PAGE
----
Young Roma Awareness Day

The purpose of the day was to celebrate the end of the Roma Support Group’s mentoring project with young people, to explore positive approaches to supporting young Roma, raise awareness of the impact of cultural issues and provide a forum for professionals to engage with young people.

‘Would you ask a person in a wheel chair to get to the third floor in the same amount of time as everybody else?’

This was the parting shot of Anthea Wormington, President of the National Association of Teachers of Travellers and Other Professionals (NATT+). In her presentation she gave an overview of Travellers Education Services’ work with Roma people. She made a number of points that have resonance for PLE activities trying to reach hard to reach groups:

  • It’s all about partnership work and building trust.
  • Professionals should empower the community: role models are a good way of doing this.
  • Commissioners of services and people at a senior level need educating on the issues, not just practitioners.

‘New thinking is what a baby does. We need to work with what we know and constantly refine our ignorance’

So said Professor Thomas Acton, professor of Romany Studies, University of Greenwich, during his whistle-stop historical overview of Roma migration. The professor talked about our ‘structural ignorance’ of Roma issues and our preference to forget our history of brutality to Roma people in order to renew and perpetuate the nation state. He stressed the importance of:

  • Coalition building and deconstructing stereotypes.
  • Culture, history and identity in forming the experiences of Roma and others’ interactions with them.
  • Our responsibility to tell clear stories.

This obviously has relevance for PLE projects with marginalised groups in particular, and puts responsibility on us as providers and policy makers to do more than just help people resolve problems and educate them to prevent future ones. But also to consider the historical and social context which has brought those problems about.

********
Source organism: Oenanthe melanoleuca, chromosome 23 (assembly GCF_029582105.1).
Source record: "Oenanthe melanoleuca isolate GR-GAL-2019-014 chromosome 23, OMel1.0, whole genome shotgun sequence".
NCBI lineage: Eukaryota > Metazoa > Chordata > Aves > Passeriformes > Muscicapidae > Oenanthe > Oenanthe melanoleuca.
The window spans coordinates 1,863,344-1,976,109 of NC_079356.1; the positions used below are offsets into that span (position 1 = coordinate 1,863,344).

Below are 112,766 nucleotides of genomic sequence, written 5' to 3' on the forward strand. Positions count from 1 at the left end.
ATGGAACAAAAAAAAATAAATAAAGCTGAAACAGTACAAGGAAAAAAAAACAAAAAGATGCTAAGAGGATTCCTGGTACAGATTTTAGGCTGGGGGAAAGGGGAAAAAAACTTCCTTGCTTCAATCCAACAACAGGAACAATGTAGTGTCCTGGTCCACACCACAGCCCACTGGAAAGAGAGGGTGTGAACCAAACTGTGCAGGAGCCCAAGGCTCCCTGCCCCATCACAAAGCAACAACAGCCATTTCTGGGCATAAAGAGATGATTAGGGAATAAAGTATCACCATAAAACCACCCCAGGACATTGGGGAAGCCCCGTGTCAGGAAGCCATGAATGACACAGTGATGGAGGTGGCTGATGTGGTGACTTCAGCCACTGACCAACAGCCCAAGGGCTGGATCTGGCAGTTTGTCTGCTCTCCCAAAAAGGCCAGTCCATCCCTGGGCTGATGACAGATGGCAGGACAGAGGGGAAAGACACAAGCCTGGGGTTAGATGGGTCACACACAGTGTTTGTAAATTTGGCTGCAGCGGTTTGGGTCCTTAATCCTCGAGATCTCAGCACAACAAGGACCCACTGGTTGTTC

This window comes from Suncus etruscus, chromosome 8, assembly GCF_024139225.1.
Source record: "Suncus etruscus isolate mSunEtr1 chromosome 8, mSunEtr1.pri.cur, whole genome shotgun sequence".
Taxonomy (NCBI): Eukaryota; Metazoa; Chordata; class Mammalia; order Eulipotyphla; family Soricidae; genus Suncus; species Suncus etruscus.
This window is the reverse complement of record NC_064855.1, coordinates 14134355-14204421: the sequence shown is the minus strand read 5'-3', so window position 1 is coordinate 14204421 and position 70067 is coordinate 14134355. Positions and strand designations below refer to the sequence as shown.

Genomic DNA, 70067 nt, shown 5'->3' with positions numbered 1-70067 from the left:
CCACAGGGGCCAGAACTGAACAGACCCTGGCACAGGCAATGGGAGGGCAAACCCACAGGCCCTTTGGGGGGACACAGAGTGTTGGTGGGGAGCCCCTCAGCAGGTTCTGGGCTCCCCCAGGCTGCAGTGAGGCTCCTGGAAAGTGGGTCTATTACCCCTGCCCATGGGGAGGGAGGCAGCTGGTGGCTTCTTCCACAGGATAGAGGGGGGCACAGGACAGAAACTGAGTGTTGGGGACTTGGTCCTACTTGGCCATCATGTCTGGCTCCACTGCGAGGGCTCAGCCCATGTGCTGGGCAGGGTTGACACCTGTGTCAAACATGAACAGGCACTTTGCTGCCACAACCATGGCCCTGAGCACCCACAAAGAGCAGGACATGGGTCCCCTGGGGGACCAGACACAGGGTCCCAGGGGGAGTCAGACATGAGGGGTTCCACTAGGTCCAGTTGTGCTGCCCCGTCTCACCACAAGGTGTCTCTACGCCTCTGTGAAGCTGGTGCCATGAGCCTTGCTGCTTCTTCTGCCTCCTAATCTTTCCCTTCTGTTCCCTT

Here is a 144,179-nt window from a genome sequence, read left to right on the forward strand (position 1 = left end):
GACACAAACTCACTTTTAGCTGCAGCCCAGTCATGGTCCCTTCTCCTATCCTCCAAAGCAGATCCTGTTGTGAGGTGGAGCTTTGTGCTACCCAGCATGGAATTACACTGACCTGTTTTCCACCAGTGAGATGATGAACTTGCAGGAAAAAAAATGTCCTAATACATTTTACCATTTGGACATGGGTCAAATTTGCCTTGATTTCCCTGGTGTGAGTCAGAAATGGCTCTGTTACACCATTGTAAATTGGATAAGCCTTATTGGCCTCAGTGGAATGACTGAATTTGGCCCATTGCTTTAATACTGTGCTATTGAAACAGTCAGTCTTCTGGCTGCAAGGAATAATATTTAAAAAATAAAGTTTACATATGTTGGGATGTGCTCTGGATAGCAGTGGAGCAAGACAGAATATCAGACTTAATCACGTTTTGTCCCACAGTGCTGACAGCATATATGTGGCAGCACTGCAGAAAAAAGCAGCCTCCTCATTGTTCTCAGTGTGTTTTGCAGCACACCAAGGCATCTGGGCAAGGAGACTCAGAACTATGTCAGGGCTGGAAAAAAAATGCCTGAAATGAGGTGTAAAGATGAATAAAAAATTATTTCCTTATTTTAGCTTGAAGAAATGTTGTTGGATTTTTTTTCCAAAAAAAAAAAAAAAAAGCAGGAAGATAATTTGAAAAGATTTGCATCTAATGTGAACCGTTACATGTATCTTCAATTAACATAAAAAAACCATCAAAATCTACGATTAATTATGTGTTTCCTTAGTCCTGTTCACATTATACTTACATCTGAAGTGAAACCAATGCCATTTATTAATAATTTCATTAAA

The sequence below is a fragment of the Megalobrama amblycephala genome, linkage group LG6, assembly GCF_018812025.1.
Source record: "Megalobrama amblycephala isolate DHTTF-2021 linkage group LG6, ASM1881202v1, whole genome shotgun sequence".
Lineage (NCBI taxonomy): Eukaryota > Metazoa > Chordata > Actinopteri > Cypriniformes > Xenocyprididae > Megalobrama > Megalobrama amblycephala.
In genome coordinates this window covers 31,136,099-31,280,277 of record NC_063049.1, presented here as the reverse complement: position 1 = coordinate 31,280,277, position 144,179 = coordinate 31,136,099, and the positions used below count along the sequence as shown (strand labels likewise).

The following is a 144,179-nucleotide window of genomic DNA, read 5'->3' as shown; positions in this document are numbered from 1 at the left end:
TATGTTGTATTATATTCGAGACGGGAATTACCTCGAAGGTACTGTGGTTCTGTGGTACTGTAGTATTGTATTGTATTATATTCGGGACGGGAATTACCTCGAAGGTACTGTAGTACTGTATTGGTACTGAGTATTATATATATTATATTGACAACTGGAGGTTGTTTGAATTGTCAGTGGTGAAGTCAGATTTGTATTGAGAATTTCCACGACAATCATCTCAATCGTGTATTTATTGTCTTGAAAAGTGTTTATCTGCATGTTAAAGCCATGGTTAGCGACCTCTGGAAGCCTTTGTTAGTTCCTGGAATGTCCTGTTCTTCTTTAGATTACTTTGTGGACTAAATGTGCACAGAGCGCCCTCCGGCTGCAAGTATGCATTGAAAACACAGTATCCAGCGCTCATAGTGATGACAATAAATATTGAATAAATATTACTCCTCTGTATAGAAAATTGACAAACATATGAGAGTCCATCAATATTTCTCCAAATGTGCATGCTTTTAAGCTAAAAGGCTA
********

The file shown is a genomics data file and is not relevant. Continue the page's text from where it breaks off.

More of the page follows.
‘Mentoring works!’

This was the firm conclusion from Clare Eustace, the project evaluator of the Roma Mentoring Project. Her presentation gave an overview of the project and talked through some of the lessons learned.

Clare Eustace identified some of the critical success factors for the project, many of which it seems to me would also be the hallmark of successful PLE projects:

  • Taking a holistic approach and working in the context of the wider family or community.
  • Adopting an attitude of unconditional positive regard towards beneficiaries.
  • Availability of and access to specialist advice and structured support.
  • Added capacity through the use of volunteers.
  • Promotion of greater awareness and understanding of (Roma) culture, codes and practices.
  • Effective multi-agency collaboration.

‘Once we got leave to remain under article 8 of the Human Rights Act I started taking my education seriously’